Collaboration in times of change
1 May 2017
We frequently address changes taking place in the Arctic –changes to climate, waters, human activities and wildlife – which are occurring in this region at unprecedented speed. One constant throughout these changes has been the government of Finland’s recognition of the need to work on them collaboratively through the Arctic Council.
Finland first chaired the Arctic Council in 2000. At that time, its Foreign Minister Erkki Tuomioja acknowledged that Finland was starting its term “preoccupied with our constant cause of anxiety, the vulnerability of the Arctic environment. The repercussions of climate change are far-reaching not only in the Arctic region but also globally.” He also noted that all their activities as Chair must be based on an appreciation of the link between the environment, and the knowledge of the Indigenous peoples and others living in the region.
At that time, Minister Tuomioja underscored the importance of focusing on the ecological, as well as the social, cultural and economic dimensions of sustainable development.
The rotating chair of the Arctic Council now returns to Finland. In introducing its priorities for the next two years, Finland is again highlighting climate change and sustainable development. As always, these priorities must merge with the views of other countries in defining the Ministerial direction for the upcoming term. As you’ll read in this edition, the outgoing US Chair faced a mid-term change in presidents and no one is entirely sure what the new administration’s priorities are for the Arctic. Meanwhile, Iceland is on deck to chair the Council in 2019 and is already consulting its citizens on what issues should be highlighted in its upcoming term. This neatly ties in to Finland’s recognition of the importance of long term strategic goals that look beyond the two-year chairmanships.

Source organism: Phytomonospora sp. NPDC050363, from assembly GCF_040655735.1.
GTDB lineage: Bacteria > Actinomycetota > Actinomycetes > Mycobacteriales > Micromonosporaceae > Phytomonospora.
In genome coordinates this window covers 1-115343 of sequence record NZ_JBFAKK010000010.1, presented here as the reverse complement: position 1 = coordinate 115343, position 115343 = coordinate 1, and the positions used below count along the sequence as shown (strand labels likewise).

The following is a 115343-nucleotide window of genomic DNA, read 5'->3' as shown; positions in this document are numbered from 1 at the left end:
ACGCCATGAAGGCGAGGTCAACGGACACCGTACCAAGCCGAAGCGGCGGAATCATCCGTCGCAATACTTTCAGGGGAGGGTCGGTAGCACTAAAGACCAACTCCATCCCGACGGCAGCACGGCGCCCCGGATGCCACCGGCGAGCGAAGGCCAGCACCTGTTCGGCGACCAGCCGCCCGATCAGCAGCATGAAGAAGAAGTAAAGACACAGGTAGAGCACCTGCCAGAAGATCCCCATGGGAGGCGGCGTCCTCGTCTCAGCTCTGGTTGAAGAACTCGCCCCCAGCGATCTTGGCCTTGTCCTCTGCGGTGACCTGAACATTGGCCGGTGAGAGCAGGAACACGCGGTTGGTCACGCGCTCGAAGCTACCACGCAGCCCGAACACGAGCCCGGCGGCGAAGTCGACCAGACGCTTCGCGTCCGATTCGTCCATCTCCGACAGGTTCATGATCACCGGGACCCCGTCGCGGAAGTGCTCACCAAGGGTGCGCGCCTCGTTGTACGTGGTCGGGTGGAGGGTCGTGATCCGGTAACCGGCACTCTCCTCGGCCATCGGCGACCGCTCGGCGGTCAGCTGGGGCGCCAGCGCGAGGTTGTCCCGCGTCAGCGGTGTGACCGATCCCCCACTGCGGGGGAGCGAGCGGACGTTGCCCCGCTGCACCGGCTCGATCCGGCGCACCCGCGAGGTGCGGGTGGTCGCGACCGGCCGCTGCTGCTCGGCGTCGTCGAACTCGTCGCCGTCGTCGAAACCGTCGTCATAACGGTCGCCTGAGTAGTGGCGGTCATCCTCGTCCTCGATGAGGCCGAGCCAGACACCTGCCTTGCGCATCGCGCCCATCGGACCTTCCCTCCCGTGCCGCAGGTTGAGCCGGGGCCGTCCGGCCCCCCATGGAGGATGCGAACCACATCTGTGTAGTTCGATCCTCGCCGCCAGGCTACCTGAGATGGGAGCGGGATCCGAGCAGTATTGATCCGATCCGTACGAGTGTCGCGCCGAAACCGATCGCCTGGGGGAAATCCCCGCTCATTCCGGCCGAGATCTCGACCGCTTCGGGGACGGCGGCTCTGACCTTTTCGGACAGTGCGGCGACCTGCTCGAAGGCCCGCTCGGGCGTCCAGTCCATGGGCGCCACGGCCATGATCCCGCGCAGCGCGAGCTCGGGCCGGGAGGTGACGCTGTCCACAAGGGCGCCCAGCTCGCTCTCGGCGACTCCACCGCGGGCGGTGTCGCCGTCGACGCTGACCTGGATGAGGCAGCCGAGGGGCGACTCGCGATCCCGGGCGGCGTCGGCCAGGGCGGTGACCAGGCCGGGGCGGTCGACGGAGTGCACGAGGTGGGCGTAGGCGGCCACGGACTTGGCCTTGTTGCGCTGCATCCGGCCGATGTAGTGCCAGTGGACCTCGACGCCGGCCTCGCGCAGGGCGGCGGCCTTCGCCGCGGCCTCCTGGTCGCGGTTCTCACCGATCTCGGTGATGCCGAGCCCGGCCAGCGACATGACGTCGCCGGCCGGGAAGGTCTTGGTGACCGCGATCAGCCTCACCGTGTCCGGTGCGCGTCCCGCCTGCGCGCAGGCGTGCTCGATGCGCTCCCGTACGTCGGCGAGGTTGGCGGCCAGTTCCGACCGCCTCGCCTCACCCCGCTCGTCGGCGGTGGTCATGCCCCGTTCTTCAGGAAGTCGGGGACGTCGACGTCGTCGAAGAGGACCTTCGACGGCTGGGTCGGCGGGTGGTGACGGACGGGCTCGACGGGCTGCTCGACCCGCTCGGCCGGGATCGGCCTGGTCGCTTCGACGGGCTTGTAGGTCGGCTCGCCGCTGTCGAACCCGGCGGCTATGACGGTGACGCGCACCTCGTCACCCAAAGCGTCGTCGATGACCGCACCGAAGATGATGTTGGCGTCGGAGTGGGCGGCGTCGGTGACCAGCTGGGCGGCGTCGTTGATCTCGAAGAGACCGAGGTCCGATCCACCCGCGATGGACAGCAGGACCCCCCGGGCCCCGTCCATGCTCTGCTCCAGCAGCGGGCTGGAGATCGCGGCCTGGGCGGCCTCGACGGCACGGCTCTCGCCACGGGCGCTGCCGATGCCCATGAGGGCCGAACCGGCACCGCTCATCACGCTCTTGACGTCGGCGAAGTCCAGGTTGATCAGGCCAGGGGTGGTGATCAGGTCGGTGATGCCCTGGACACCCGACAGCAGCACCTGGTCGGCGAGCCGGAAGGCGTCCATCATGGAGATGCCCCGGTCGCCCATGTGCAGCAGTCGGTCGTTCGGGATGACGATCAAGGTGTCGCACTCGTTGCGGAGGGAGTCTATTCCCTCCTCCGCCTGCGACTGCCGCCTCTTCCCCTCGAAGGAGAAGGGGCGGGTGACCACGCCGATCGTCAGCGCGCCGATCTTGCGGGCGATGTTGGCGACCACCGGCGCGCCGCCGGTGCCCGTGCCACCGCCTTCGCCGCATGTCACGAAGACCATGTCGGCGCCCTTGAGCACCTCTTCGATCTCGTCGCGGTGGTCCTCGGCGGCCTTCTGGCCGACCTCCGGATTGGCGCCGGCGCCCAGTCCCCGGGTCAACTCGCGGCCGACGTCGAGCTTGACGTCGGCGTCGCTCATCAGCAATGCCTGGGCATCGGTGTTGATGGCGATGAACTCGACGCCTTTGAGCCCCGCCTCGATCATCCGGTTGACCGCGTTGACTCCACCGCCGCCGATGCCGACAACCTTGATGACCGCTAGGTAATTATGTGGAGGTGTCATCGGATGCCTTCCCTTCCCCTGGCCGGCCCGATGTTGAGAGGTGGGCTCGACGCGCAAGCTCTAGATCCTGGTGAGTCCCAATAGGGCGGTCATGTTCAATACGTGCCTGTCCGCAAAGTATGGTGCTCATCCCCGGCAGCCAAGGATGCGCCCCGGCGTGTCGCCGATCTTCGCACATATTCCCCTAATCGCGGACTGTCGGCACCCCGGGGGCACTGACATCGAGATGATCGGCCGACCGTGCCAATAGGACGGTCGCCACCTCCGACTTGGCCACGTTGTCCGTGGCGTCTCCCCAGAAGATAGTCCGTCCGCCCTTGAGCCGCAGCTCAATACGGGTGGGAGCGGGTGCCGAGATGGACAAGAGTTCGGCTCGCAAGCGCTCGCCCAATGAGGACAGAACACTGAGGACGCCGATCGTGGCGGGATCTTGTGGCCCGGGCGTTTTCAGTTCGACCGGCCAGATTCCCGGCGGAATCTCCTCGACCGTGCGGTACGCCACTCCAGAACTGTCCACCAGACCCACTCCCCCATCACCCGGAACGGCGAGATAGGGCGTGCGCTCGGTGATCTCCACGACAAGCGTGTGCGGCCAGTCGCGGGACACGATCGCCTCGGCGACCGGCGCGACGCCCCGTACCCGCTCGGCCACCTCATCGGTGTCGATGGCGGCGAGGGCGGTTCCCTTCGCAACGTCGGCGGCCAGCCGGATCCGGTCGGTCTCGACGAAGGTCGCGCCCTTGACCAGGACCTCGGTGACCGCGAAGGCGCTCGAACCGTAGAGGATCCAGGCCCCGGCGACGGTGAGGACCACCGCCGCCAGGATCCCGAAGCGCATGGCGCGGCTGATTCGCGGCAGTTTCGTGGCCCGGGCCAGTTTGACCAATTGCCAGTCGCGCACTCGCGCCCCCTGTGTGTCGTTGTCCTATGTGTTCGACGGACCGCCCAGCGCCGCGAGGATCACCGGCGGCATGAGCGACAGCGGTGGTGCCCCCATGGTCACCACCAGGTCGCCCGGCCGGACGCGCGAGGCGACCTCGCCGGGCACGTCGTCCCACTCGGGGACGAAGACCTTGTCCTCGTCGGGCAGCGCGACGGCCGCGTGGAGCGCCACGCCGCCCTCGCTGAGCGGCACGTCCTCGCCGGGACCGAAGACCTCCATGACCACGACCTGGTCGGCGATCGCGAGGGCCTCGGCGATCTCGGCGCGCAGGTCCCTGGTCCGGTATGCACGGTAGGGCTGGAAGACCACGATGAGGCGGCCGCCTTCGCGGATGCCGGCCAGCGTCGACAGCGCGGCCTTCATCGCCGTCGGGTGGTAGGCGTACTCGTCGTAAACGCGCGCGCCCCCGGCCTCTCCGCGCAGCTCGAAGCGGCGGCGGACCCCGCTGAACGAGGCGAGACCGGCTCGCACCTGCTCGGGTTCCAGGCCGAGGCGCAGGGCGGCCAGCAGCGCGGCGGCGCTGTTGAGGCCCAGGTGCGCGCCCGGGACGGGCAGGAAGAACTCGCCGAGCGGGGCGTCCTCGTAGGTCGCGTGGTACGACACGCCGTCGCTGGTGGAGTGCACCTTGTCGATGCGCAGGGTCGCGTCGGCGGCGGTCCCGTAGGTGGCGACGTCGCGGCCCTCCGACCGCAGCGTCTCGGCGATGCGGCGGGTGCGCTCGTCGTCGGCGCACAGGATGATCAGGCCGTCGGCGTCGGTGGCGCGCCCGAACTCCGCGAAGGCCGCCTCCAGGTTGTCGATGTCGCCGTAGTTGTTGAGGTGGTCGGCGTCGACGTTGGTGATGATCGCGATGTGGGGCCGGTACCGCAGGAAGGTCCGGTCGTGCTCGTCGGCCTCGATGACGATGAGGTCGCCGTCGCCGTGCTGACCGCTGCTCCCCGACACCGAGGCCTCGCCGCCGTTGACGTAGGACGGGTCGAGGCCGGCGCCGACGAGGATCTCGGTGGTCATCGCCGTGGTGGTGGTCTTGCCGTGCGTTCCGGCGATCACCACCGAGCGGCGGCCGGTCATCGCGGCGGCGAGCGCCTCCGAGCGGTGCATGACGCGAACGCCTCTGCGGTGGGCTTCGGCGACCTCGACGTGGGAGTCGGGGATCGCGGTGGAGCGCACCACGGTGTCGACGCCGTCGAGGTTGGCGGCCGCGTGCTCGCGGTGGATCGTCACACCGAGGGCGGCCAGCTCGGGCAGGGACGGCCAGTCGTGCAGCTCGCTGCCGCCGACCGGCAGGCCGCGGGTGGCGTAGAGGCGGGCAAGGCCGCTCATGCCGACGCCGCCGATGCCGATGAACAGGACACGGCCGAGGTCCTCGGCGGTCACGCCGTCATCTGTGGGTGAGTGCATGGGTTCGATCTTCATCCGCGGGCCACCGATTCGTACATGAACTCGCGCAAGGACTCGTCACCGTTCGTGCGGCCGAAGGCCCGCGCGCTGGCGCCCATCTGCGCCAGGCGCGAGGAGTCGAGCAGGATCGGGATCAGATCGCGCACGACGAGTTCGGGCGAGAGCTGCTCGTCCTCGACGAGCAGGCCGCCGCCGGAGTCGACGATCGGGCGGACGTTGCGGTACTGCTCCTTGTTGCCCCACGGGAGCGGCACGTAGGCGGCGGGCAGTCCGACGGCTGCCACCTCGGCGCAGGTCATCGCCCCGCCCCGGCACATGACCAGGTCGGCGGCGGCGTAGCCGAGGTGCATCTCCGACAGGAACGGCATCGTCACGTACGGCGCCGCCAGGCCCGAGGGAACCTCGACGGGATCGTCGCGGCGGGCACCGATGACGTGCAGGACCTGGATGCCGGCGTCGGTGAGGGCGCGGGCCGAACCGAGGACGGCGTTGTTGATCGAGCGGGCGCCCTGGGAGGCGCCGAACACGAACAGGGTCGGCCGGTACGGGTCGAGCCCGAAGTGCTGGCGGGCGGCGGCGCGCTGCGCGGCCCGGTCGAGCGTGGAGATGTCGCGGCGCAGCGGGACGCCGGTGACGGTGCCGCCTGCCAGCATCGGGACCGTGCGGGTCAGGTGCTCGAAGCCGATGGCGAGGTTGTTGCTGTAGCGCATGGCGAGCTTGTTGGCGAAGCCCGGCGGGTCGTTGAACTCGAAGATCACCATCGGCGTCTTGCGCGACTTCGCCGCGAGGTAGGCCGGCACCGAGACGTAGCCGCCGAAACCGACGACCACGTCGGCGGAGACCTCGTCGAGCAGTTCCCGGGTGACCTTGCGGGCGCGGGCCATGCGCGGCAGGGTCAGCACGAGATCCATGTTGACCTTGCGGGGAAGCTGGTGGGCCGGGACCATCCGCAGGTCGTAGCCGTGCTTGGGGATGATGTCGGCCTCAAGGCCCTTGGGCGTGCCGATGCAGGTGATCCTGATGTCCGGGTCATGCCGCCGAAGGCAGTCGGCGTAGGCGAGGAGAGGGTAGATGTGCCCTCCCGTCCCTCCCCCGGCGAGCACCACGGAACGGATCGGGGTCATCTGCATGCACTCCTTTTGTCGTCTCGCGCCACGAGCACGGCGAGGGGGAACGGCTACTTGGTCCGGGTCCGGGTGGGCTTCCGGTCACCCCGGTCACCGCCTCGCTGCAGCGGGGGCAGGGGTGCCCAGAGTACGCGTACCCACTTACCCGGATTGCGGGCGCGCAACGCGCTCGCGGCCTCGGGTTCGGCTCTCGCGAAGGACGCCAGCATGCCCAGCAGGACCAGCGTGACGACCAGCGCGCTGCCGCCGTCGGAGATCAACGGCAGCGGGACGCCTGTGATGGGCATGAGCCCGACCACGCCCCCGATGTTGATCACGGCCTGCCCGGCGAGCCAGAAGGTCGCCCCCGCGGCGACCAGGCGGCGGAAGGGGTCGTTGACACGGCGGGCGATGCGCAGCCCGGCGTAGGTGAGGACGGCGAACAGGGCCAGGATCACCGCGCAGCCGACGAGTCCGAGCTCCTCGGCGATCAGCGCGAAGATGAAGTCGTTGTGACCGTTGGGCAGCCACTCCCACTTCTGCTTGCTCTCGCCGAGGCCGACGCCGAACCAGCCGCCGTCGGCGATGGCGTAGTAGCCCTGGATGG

Within the Arctic Council structure, the Permanent Participants – the circumpolar Indigenous peoples’ organizations – also have a voice in directing the Council. They also weigh in on what they feel needs to be prioritized in this term.
Outside of the Council, Arctic parliamentarians are requesting a forum of the Arctic state ministers responsible for climate to discuss initiatives for reducing emissions of carbon dioxide and short-lived climate forcers. Observer states to the Arctic Council – non-Arctic countries – also need to be involved and aware of how they can contribute to a well-governed Arctic. The government of the Netherlands speaks to how the Observer states can and should engage with the Council.
As an organizational observer and active participant in the Council’s work, WWF has strong views on what the Council should tackle. One of our repeated requests has been that Arctic states track progress on joint conservation commitments. To assist them, WWF has developed a scorecard showing progress to date against several critical indicators. We also urge this Ministerial to include: developing Arctic-wide plans and incentives for renewable energy; advancing creation of a network of marine protected areas to further minimize the risks of increasing Arctic shipping, and improved understanding of the effects of an acidifying ocean on fisheries.
The Netherlands is one of the longest-standing observers at the Arctic Council – since 1996 – and at its predecessor, the Arctic Environmental Protection Strategy (AEPS). KEES RADE and JORDEN SPLINTER look at how this small non-Arctic country contributes to the sustainable development of the North, The Netherlands’ niches and strengths in this region, and how it views the incoming Finnish Chairmanship of the Arctic Council.
Finland is preparing to take over the Chairmanship in an increasingly uncertain political situation. EIRIK SIVERTSEN says it is Finland’s job to ensure cooperation continues on climate-related challenges, and on economic and political development of the region.